How knowledge is being detached from skills in English

I didn’t know left from right politically at 16, I blame my parents

Pragmatic Education

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A cornerstone of teacher training is Bloom’s taxonomy, where knowledge is placed firmly at the bottom. The advice for teachers is, move beyond low-level facts, up to higher-order skills like synthesis. But what if this advice misses the point?

My experience as an English teacher in London has helped me realise a few simple ideas:

  1. In English education, skills are being detached from knowledge.
  2. Teaching skills without knowledge doesn’t work.
  3. Instead, they must be integrated, like twin strands of a double helix.

So this is the first in a series of three blog posts in three days to explain what I mean.

1. Skills are being detached from knowledge in English.

The education system has reduced the amount of knowledge taught in schools, especially, from what I’ve seen, in English departments. Take, for example, the English national secondary curriculum in the six years since 2007. There’s not one text that…

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About Travelling Coral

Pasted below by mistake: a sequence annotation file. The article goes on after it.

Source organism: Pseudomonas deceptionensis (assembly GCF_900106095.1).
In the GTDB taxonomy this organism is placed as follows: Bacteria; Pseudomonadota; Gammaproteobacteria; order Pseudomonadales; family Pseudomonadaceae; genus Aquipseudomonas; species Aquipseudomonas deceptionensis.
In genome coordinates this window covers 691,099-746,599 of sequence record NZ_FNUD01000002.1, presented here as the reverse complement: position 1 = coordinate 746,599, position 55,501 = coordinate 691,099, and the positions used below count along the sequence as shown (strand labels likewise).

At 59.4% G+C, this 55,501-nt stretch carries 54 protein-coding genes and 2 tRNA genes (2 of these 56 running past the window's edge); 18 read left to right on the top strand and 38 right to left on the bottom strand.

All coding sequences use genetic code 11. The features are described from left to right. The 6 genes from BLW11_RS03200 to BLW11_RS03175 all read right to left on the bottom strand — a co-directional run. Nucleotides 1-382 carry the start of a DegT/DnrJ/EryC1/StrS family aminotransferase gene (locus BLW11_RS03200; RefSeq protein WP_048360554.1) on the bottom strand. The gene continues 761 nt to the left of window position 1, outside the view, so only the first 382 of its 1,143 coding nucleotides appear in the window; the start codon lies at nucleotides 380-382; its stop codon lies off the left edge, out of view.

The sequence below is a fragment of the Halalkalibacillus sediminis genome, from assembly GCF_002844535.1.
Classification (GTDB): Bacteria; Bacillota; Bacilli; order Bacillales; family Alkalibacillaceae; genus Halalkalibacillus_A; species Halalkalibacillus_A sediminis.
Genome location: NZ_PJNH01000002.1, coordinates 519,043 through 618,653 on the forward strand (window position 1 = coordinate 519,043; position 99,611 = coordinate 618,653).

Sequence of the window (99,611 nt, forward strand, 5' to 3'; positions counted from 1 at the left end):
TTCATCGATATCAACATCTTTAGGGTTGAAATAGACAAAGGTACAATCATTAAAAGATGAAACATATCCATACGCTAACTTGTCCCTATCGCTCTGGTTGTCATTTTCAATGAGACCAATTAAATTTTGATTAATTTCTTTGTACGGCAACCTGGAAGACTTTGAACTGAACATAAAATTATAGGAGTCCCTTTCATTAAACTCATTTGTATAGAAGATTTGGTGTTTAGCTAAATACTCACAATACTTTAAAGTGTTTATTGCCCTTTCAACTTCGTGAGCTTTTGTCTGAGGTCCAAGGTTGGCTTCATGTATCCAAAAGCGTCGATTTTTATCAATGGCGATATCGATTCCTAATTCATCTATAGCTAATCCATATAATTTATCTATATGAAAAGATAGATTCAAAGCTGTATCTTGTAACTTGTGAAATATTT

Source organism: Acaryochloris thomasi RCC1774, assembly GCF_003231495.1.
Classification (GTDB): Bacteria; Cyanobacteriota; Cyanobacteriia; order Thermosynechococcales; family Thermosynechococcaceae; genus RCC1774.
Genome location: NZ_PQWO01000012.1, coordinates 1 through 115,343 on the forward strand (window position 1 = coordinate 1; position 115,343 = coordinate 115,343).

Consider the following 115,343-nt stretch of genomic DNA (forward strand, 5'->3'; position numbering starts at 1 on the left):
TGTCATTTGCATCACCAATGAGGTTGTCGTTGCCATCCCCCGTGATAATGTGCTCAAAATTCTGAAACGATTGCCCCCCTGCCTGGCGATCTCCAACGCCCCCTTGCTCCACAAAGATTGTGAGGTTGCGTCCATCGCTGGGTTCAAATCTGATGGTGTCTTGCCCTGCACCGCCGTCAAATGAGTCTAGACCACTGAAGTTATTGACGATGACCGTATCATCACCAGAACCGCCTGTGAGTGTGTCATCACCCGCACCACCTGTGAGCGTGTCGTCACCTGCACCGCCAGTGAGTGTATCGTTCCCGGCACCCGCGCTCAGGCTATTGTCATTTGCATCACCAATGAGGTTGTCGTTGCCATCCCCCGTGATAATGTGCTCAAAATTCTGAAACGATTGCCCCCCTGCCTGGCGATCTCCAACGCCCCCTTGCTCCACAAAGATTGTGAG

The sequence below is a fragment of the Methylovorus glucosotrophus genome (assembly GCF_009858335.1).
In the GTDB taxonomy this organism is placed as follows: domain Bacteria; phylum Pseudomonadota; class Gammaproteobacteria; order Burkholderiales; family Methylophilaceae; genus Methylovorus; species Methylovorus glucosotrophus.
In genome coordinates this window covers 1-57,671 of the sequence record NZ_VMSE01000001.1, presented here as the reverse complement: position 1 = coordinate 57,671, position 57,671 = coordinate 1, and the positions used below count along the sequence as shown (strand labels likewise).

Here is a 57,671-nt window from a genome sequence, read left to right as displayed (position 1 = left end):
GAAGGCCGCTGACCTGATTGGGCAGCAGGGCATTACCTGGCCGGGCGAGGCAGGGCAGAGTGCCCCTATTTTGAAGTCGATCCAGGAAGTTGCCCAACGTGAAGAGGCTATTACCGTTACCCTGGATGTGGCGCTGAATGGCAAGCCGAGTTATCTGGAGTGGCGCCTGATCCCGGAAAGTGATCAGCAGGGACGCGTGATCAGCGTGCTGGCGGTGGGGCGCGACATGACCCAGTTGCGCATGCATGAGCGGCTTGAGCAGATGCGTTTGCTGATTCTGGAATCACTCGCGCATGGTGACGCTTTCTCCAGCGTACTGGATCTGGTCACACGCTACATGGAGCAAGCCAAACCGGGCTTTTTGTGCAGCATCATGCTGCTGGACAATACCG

I started blogging in 2011 to record some of the highlights of the round the world trip I made with my husband Phil. On the 5 month trip we visited California, New Zealand, Australia, Fiji, Malaysia and Thailand. We met some fantastic people, saw amazing things and ate some lovely food. Yet while enjoying these new experiences I became acutely aware of the inequality in both first and third world countries. The gap between the rich and the poor on the streets of LA and KL was the same. On my return home, I realised that this inequality existed in the UK. I had to leave the country to see it for what it was. Food banks were opening in every town and city. I read the now famous blog, A Girl Called Jack and got more interested in how food poverty impacts the lives of so many people in my home country. And I got angry. And wanted to do something about it. Now, I work for Smethwick CAN, a charity bringing people together to tackle poverty, increase aspiration, provide opportunity and support the most vulnerable. One of the projects is a foodbank. Food poverty is shocking in any country, yet over a third of edible food still ends up in landfill. No one should go hungry, yet children are going to school without breakfast. Parents are skipping meals to feed their children. Foodbanks are a sticking plaster not a cure for food poverty. So, in addition to working for a charity that is supporting people in crisis, I volunteer for The Real Junk Food Project. They intercept food that would normally be thrown away, and cook it and serve it in a Pay as You Feel Cafe. I am still adjusting to life back at home in Birmingham, England, I have terminal Farsickness. To keep it at bay, I drag my husband and sometimes the son on shorter trips both in the UK and overseas. I now post random stuff that interests me. This includes travel, food and well being. The writing keeps me sane. Long term travelling is my goal.

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